READING was by no means the only method adopted by my shipmates in whiling away the long, tedious hours in harbour. In truth, many of them could not have read, had they wanted to ever so much; in early youth their primers had been sadly neglected. Still, they had other pursuits; some were experts at the needle, and employed their time in making elaborate shirts, stitching picturesque eagles, and anchors, and all the stars of the federated states in the collars thereof; so that when they at last completed and put on these shirts, they may be said to have hoisted the American colors.
Others excelled in tattooing or pricking, as it is called in a man-of-war. Of these prickers, two had long been celebrated, in their way, as consummate masters of the art. Each had a small box full of tools and colouring matter; and they charged so high for their services, that at the end of the cruise they were supposed to have cleared upward of four hundred dollars. They would prick you to order a palm-tree, or an anchor, a crucifix, a lady, a lion, an eagle, or anything else you might want.
The Roman Catholic sailors on board had at least the crucifix pricked on their arms, and for this reason: If they chanced to die in a Catholic land, they would be sure of a decent burial in consecrated ground, as the priest would be sure to observe the symbol of Mother Church on their persons. They would not fare as Protestant sailors dying in Callao, who are shoved under the sands of St. Lorenzo, a solitary, volcanic island in the harbour, overrun with reptiles, their heretical bodies not being permitted to repose in the more genial loam of Lima.
And many sailors not Catholics were anxious to have the crucifix painted on them, owing to a curious superstition of theirs. They affirm—some of them—that if you have that mark tattooed upon all four limbs, you might fall overboard among seven hundred and seventy-five thousand white sharks, all dinnerless, and not one of them would so much as dare to smell at your little finger.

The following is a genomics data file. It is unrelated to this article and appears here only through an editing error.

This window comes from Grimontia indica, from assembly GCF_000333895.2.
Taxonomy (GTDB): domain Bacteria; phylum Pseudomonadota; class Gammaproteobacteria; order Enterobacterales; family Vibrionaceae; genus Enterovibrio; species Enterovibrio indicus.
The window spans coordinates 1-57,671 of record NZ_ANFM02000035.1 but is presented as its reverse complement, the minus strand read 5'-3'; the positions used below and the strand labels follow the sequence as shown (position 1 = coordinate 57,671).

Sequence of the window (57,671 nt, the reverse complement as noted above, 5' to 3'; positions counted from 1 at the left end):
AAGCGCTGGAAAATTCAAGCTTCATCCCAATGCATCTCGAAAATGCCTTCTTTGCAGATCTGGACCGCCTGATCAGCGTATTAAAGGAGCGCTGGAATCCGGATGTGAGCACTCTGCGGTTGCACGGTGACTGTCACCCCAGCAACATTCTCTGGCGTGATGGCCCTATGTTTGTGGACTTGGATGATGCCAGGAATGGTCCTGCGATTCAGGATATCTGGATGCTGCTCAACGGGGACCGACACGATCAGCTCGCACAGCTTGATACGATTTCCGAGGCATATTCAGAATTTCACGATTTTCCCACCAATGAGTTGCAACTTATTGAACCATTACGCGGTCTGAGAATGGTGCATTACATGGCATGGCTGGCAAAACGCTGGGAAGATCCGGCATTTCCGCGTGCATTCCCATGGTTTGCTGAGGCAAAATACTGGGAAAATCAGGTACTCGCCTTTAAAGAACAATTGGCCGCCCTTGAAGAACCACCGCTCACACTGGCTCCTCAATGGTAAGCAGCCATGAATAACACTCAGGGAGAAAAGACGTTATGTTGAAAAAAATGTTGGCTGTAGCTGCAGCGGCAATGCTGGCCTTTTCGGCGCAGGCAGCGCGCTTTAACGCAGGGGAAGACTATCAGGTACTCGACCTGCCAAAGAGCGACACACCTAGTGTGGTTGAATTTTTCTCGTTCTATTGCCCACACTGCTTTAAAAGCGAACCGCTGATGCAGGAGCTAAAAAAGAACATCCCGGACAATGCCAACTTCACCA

We had one fore-top-man on board, who, during the entire cruise, was having an endless cable pricked round and round his waist, so that, when his frock was off, he looked like a capstan with a hawser coiled round about it. This fore-top-man paid eighteen pence per link for the cable, besides being on the smart the whole cruise, suffering the effects of his repeated puncturings; so he paid very dear for his cable.
One other mode of passing time while in port was cleaning and polishing your bright-work; for it must be known that, in men-of-war, every sailor has some brass or steel of one kind or other to keep in high order—like housemaids, whose business it is to keep well-polished the knobs on the front door railing and the parlour-grates.
Excepting the ring-bolts, eye-bolts, and belaying-pins scattered about the decks, this bright-work, as it is called, is principally about the guns, embracing the “monkey-tails” of the carronades, the screws, prickers, little irons, and other things.
The portion that fell to my own share I kept in superior order, quite equal in polish to Rogers’s best cutlery. I received the most extravagant encomiums from the officers; one of whom offered to match me against any brazier or brass-polisher in her British Majesty’s Navy. Indeed, I devoted myself to the work body and soul, and thought no pains too painful, and no labour too laborious, to achieve the highest attainable polish possible for us poor lost sons of Adam to reach.
Upon one occasion, even, when woollen rags were scarce, and no burned-brick was to be had from the ship’s Yeoman, I sacrificed the corners of my woollen shirt, and used some dentrifice I had, as substitutes for the rags and burned-brick. The dentrifice operated delightfully, and made the threading of my carronade screw shine and grin again, like a set of false teeth in an eager heiress-hunter’s mouth.
Still another mode of passing time, was arraying yourself in your best “togs” and promenading up and down the gun-deck, admiring the shore scenery from the port-holes, which, in an amphitheatrical bay like Rio—belted about by the most varied and charming scenery of hill, dale, moss, meadow, court, castle, tower, grove, vine, vineyard, aqueduct, palace, square, island, fort—is very much like lounging round a circular cosmorama, and ever and anon lazily peeping through the glasses here and there. Oh! there is something worth living for, even in our man-of-war world; and one glimpse of a bower of grapes, though a cable’s length off, is almost satisfaction for dining off a shank-bone salted down.